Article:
Since 2016 the Finger Lakes have been suffering a drought, but that all ended when the Society of Wine Educators came to the region for their 2018 Conference. It rained almost the entire week.
There are 11 lakes that make up the Finger Lakes AVA. The choices for the pre-conference wine tours were either Seneca or Cayuga lakes. I chose Seneca because most of the New York wines we stock come from that region.
As we were loading onto the buses the first morning, it was raining so hard a row of umbrellas was needed, from the hotel lobby to each bus. Rumor had it that some wineries were closed and had cancelled tours due to flooding. We were lucky, none of the wineries on our trip closed even though there were plenty of signs of high water levels.
Riesling rules here, but I was about to find out how diverse this region really is!
Our first stop, Ravines Wine Cellars, owned by Morten and Lisa Hallgren, is on the northern end of Seneca Lake. As we drove down Barracks Road, the first things we saw were rows of fruit trees. They’re trellised just like the grapevines are which a recurring sight throughout the day. This tasting room is a historic barn made of slate with a wood interior, and an extra long wooden tasting bar that fit our group nicely. They have a second tasting room on Lake Keuka.
Ravines is known for their Dry Riesling and Cabernet Franc. We carry the 2015 Finger Lakes AVA Dry Riesling, a blend from 3 vineyards, White Springs, 16 Falls, and Serenity. We tasted the 2015 and 2016, side by side. Both were dry, crisp and delicious, but the 2016 flavors just popped more. I’m looking forward to tasting that again. Their 2016 Finger Lakes Cabernet Franc is a blend of White Springs & 16 Falls Vineyards. This wine is juicier, fleshier and no pyrazines (green bell pepper) flavor that Cabernet Franc can be known for. I found it very approachable at such an early age.
I purchased a 2016 Dry Riesling from the White Springs Vineyard, just outside of the barn we were in. It was difficult to see it because of the hard rainfall, but below is what it looks like when it is not raining.
Fox Run Vineyards was our second stop, where we tasted the line up from sparkling to port. The standouts were a Blanc de Blancs sparkling wine made of 100% Chardonnay, a Traminette (a cross between Gewürztraminer x French American hybrid, Joannes Seyve), and Lemberger, known as Blaufränkisch in Germany and Austria.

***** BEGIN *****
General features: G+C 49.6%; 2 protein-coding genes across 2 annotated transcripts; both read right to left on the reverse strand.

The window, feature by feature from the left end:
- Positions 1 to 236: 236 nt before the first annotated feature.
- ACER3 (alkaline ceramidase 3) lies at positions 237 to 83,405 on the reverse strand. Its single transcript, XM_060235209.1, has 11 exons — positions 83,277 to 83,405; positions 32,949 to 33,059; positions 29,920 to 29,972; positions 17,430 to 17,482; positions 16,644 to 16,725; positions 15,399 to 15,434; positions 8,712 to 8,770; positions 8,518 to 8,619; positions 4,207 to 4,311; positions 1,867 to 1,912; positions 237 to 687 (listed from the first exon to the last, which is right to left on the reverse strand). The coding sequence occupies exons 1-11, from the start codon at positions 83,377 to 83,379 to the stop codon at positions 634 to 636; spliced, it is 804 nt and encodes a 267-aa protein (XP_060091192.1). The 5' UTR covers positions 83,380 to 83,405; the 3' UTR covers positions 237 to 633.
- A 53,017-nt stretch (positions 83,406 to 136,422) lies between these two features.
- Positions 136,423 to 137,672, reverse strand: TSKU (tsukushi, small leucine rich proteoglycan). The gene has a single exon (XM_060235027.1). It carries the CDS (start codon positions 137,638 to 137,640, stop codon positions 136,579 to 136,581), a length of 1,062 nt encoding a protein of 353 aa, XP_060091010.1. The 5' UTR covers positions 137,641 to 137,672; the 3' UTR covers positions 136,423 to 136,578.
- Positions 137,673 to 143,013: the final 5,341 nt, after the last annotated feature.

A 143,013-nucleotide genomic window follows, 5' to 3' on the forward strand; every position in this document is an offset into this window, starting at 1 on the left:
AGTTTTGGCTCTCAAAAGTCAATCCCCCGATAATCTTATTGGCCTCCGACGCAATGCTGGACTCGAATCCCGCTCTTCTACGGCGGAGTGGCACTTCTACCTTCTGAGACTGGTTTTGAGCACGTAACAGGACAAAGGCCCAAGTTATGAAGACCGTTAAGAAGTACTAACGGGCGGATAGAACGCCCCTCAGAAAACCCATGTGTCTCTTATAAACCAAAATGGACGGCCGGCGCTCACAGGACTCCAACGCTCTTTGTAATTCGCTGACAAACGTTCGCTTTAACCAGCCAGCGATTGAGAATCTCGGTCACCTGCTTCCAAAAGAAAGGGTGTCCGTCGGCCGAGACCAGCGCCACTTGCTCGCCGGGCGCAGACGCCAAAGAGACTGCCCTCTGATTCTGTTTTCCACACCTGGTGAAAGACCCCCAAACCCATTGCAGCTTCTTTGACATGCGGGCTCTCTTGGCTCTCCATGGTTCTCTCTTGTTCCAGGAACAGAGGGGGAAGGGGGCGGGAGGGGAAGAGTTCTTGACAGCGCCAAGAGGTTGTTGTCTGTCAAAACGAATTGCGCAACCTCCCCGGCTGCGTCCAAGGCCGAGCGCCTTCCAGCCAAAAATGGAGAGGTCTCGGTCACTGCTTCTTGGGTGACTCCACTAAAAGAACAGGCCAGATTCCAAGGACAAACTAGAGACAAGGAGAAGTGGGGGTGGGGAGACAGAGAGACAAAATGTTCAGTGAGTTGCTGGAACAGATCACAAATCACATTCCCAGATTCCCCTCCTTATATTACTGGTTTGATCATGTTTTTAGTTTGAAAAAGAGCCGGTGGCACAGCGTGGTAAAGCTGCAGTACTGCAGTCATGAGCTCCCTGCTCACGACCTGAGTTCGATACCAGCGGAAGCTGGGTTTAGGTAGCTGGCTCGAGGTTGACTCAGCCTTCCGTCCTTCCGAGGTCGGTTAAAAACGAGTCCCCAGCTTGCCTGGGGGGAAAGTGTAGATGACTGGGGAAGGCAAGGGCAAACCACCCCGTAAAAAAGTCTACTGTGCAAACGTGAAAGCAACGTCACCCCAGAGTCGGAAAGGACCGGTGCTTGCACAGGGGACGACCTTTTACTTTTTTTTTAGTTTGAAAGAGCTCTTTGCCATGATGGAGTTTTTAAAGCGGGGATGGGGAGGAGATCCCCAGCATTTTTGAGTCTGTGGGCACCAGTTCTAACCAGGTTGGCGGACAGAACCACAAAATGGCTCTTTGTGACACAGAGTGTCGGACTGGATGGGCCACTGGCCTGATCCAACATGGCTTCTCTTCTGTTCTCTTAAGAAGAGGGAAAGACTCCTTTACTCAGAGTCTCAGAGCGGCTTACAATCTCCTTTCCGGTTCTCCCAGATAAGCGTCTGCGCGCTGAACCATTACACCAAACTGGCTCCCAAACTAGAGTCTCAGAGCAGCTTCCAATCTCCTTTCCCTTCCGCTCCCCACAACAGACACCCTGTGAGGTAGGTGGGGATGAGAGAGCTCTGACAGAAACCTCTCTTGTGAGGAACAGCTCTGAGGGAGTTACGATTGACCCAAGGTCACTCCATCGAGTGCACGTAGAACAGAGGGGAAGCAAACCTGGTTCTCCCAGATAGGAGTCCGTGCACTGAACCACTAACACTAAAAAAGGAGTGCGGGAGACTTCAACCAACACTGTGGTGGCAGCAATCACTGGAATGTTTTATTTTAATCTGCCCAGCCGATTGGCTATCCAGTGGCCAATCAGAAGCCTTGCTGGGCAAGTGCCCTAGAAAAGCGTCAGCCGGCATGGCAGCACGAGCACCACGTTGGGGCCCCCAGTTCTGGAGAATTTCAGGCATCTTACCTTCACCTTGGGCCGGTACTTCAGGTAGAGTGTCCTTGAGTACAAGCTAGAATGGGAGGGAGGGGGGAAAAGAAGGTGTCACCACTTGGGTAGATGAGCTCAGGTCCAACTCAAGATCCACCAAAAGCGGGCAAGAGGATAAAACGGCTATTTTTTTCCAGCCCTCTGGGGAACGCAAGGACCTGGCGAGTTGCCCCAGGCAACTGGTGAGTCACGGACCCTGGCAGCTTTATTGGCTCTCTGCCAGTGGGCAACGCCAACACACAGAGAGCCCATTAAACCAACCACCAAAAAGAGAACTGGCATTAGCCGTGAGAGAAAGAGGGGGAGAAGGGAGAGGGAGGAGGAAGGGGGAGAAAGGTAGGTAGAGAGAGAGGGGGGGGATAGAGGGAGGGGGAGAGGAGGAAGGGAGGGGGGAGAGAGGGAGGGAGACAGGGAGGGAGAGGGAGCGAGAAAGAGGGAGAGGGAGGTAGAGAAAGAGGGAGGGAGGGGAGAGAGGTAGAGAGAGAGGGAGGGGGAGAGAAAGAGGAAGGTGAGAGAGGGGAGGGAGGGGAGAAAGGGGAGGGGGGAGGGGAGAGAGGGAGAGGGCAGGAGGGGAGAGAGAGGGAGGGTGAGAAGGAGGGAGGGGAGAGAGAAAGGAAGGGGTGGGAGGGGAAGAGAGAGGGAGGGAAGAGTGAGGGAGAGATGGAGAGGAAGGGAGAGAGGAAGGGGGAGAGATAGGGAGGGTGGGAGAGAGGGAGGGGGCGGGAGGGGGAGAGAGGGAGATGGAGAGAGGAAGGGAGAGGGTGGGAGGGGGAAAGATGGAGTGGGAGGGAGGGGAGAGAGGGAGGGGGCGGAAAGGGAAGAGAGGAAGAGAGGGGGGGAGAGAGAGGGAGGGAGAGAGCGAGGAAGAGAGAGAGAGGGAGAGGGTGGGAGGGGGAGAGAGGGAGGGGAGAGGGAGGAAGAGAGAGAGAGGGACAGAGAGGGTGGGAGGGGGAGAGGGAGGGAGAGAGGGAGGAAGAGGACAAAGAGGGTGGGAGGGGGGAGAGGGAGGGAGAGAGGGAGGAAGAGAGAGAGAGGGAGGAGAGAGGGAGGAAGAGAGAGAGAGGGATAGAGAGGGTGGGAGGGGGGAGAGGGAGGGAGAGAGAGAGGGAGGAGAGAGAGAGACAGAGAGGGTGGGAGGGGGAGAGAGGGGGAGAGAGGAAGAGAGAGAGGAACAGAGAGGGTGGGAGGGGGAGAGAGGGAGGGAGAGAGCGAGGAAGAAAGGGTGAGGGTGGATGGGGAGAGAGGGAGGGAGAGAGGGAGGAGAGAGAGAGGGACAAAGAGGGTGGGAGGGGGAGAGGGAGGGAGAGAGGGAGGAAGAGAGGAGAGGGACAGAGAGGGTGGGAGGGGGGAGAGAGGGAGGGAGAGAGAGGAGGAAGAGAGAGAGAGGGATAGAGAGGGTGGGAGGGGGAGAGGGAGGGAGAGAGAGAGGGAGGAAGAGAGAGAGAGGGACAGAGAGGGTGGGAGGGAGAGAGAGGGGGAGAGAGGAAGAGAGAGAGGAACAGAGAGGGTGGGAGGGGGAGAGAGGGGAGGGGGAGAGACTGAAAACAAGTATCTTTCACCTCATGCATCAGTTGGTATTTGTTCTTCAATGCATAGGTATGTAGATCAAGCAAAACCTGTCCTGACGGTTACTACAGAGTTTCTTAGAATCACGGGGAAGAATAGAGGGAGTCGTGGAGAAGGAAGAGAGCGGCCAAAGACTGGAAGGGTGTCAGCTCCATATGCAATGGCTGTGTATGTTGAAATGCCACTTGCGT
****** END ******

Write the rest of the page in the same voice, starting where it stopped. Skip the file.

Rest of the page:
We had a fun cheese and wine pairing at Magnus Ridge before they served us lunch, and then explored the large tasting and retail area. There were so many local goodies, no one left empty handed.
Then off to Lakewood Vineyards! Now the wines start to change and include grape names most of us have never heard of. Even though this third generation winery uses Vitis Vinifera grapes, the wines they make from Hybrids and Vitis Labrusca were much more interesting. After all we are here to learn!
They make a Prosecco-like bubbly made of Cayuga White, a cross between 2 hybrids, developed especially for the Finger Lakes Region by Cornell University. Another grape developed by Cornell is the Valvin Muscat; it has similar aromatics of Vitis vinifera Muscat but is more winter-hardy and disease resistant. Their Abby Rose is a blend of 40% Concord, 38% Ives, 14% Vincent, 8% Delaware. Some of these grapes are also made into ice wine.
The rain paused, so we took the opportunity to check out the vineyards. They were so tall, lush and thick. The man in front of the vines is over six feet tall.
Our last visit of the day was to the Anthony Road Wine Company; owned and managed by the Martini family with three generations working the business. They are large grape growers and own 225 acres of land, not all under vines yet but at least 75 acres are. As much as 50% of their grapes are sold outside the winery. They make wines from some of the same grapes as most Finger Lake wineries do, but our tasting showcased their love of Pinot Gris, used in 3 ways: 2016 Finger Lakes Pinot Gris, 2016 Barrel Ferment Pinot Gris and a dessert version.
I love the Finger Lakes logo, which most wineries sell on shirts and hats, in their tasting rooms. They may alter or add something around the lakes, like a fish head and tail, or just leave the design alone, similar to making their wines. Whichever grape works well on their land is the grape they will grow and make wines from. It doesn’t matter if it is a non- vinfera grape, they will make the best wine they possibly can.
My favorite is the fishbone version and just had to add it to my Seneca Lake story.
- Muriel Sarik